Gambling: A Hidden Addiction PDF Version When you or someone you care about has a problem: There are many forms of addictive behaviors – alcohol, tobacco, prescription drugs, food, etc. Gambling, when it becomes an obsession is one of the more hidden yet devastating addictions if not treated. An addiction to gambling is not detectable by just looking at the person. Recreational Gambling For most individuals gambling in its many forms e.g. races, card games, bingo, lotteries, is nothing more than a form of relaxation and recreation mixed with a bit of excitement. When then does this become a serious problem? Compulsive Gambling Heineman, in When Someone You Love Gambles, defines compulsive gambling as: “a progressive disease in which its victims pass through three specific phases – winning, losing, and desperation. Family members, and friends of compulsive gamblers, proceed through similar phases as they are affected by this illness.” Winning phase – Not dissimilar to recreational gambling. It’s still fun, losses are affordable and the activity is often supported by family. Losing phase –The frequency and amount of losses affects personal finances, tensions mount, and family tries to stop the gambler. Desperation phase - The gambler’s energy is focused on finding some illegal ways to raise money to support the habit. Fear haunts the family – fear of destitution, job loss, the law, their safety and sanity. At the desperation phase, gambling is no longer a choice. Instead it controls the person. Gambling Signs in the Worksetting It cannot be overstated that one must use extreme caution in drawing conclusions about a colleague (even privately)! First, any of the following symptoms may be signaling other types of issues in a colleague’s life. Secondly, we do not evaluate our colleague’s performance. Leave that up to your principal. Lesieur, in Understanding Compulsive Gambling, highlights some possible indicators of someone in trouble:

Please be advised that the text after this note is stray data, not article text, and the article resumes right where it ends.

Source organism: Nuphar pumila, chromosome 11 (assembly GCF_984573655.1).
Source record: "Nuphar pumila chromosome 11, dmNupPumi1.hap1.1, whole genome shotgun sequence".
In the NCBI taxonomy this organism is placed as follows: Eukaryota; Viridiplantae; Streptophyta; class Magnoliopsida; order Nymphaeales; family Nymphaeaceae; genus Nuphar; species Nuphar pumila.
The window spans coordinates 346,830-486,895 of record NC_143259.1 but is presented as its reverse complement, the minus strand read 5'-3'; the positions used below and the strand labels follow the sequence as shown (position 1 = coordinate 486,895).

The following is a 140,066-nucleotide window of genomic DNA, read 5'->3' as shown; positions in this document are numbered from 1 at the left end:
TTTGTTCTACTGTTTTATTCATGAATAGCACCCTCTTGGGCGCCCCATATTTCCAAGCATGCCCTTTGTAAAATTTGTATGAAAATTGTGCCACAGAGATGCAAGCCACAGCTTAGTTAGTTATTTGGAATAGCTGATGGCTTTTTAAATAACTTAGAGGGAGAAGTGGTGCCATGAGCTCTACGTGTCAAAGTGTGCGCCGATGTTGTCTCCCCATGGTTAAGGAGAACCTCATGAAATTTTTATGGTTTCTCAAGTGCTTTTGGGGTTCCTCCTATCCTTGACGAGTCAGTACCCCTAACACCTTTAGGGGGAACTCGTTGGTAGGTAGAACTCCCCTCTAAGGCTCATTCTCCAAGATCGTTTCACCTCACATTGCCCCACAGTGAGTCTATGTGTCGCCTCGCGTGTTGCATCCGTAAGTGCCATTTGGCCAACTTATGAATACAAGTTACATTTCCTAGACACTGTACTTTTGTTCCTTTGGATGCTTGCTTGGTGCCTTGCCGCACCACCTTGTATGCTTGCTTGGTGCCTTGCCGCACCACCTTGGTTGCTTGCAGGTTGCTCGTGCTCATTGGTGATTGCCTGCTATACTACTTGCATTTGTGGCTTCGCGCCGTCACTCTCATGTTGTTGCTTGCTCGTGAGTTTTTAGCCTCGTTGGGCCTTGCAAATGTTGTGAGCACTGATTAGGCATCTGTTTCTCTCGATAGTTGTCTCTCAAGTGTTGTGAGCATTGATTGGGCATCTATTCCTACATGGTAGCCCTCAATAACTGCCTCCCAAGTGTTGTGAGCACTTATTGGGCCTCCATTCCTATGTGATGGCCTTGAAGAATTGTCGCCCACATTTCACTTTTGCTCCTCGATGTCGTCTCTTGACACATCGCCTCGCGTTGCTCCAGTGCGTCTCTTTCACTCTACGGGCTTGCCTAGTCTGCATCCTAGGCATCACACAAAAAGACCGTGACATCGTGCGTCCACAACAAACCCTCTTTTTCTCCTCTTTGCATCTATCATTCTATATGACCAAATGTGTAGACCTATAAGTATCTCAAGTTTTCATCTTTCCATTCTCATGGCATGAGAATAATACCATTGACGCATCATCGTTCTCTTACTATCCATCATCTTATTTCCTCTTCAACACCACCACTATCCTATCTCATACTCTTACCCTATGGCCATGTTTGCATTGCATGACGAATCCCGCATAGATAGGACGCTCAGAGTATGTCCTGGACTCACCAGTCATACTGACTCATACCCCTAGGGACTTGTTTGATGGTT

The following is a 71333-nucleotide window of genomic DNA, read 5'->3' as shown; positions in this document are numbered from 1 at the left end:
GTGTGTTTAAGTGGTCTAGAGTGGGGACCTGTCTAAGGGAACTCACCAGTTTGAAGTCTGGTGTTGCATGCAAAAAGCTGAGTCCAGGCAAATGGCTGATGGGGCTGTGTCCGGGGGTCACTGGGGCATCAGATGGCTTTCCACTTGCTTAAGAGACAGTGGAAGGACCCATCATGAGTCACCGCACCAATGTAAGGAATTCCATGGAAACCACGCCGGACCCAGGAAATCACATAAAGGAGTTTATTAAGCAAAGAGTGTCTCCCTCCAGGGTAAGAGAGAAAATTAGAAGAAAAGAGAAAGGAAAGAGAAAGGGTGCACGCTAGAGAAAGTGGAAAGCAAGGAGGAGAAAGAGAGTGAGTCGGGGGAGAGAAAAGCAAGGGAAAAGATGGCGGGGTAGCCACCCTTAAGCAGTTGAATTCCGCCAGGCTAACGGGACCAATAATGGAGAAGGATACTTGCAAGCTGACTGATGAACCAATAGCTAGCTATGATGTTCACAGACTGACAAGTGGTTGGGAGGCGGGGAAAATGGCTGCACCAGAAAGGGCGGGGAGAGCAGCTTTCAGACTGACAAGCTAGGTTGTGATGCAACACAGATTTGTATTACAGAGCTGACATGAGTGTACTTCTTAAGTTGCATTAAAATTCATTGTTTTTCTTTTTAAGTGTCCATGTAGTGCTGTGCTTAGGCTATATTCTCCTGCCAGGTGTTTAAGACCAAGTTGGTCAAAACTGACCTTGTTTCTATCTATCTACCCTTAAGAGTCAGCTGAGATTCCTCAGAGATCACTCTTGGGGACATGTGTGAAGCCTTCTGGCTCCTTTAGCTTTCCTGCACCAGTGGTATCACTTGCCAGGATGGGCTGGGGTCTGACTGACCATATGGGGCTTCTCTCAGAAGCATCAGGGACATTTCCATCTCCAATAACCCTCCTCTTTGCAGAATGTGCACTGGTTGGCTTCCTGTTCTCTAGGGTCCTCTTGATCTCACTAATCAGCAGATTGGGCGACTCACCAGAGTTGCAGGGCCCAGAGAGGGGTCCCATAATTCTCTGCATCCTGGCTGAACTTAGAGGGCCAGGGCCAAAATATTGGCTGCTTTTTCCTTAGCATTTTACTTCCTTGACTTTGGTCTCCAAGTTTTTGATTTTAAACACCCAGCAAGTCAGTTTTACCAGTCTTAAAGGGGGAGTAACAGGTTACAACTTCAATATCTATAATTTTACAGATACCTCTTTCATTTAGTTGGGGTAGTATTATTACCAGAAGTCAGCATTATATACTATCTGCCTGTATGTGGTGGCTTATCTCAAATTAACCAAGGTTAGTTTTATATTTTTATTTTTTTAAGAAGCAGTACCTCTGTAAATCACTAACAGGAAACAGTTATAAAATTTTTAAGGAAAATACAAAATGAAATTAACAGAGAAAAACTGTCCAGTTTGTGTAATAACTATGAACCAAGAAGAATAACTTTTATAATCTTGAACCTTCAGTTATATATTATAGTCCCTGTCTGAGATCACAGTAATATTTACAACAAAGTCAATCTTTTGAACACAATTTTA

If you have answered yes to at least seven of these questions you may be a compulsive gambler. There is help and hope available.Supporting Your Colleague:It is the responsibility of the principal and the employer to fully address performance concerns related to a gambling problem.Avoid Enabling
Enabling behaviour prevents the individual from experiencing the consequences of the problem and places them at greater risks re their employment.
For support contact: Responsible Gambling Council 416-499-9800 or for members’ rights and obligations call PRS at 416-962-3836 or 1-888-838-3836